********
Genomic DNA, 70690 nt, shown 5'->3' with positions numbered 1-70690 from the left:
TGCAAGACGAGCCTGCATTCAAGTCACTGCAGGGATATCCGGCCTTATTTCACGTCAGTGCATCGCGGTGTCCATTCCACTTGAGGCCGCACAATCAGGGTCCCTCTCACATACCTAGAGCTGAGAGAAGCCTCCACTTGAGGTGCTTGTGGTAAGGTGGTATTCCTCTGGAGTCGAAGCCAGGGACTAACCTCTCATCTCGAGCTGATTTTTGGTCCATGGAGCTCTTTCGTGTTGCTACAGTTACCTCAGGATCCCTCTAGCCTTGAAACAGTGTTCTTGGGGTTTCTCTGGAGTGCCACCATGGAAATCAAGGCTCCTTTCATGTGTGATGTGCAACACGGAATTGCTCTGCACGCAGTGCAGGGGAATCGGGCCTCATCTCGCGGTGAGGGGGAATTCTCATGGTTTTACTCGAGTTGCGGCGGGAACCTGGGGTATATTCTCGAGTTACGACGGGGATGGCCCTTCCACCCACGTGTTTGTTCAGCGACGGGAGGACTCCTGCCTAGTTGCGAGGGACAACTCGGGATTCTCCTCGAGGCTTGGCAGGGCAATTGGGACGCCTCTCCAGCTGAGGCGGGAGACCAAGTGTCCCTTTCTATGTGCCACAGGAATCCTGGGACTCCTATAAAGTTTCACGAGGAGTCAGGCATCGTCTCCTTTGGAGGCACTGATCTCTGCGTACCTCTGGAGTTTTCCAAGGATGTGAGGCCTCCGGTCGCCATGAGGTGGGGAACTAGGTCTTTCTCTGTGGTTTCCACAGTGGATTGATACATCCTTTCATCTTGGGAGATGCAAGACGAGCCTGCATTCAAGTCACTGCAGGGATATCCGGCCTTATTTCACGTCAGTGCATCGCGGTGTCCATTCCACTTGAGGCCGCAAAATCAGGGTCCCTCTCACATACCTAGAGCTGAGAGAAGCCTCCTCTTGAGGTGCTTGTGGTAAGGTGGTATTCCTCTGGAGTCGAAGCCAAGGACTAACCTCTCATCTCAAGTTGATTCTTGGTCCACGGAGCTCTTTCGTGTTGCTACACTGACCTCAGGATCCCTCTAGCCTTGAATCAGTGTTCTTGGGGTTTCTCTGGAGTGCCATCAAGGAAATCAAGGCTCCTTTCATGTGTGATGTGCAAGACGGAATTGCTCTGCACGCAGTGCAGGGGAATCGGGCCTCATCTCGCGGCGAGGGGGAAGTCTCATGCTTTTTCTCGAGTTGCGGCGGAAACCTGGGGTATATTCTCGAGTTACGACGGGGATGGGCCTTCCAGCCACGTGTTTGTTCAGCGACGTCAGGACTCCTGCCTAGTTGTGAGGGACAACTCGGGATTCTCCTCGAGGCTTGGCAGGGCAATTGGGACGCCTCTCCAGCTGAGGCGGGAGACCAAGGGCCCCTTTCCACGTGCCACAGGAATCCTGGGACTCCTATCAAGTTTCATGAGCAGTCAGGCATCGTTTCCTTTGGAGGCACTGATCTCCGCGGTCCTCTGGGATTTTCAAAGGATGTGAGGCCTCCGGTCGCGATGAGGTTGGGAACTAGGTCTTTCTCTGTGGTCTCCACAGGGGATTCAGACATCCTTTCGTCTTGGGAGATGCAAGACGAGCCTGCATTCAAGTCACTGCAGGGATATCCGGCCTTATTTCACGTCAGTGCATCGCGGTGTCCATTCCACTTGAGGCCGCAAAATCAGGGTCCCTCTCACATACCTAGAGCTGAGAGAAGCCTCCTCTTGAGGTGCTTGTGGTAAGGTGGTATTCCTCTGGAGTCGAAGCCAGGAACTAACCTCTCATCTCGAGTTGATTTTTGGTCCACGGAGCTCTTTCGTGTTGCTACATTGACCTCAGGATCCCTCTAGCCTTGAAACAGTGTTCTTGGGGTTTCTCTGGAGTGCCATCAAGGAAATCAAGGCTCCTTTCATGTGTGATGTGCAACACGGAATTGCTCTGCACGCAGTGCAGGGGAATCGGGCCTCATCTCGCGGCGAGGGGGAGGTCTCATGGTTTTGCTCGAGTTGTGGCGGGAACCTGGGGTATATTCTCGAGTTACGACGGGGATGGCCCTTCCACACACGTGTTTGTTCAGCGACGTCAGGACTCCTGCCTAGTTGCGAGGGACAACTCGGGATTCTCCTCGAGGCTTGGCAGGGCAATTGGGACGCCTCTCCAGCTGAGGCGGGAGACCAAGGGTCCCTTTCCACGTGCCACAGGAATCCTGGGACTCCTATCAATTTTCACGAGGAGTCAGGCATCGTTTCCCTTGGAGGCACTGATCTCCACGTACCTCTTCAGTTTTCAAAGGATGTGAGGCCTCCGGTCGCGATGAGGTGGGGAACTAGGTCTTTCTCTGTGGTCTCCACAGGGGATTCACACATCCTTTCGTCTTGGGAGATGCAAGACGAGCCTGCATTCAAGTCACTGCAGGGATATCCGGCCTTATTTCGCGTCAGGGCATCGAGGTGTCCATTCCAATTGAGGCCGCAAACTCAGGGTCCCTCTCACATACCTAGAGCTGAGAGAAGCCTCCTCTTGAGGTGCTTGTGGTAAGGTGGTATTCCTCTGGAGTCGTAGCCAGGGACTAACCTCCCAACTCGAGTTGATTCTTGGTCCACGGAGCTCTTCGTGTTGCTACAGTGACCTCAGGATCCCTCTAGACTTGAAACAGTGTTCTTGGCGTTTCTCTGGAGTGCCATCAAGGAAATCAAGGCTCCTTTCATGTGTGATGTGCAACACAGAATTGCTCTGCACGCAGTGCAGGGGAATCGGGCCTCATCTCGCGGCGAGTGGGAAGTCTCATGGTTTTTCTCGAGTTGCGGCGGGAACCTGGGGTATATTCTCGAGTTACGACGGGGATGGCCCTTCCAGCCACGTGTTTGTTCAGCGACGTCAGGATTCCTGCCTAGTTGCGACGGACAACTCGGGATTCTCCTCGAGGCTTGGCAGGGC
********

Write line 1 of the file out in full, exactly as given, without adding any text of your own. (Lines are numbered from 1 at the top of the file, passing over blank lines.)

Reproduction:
Genomic DNA, 70690 nt, shown 5'->3' with positions numbered 1-70690 from the left: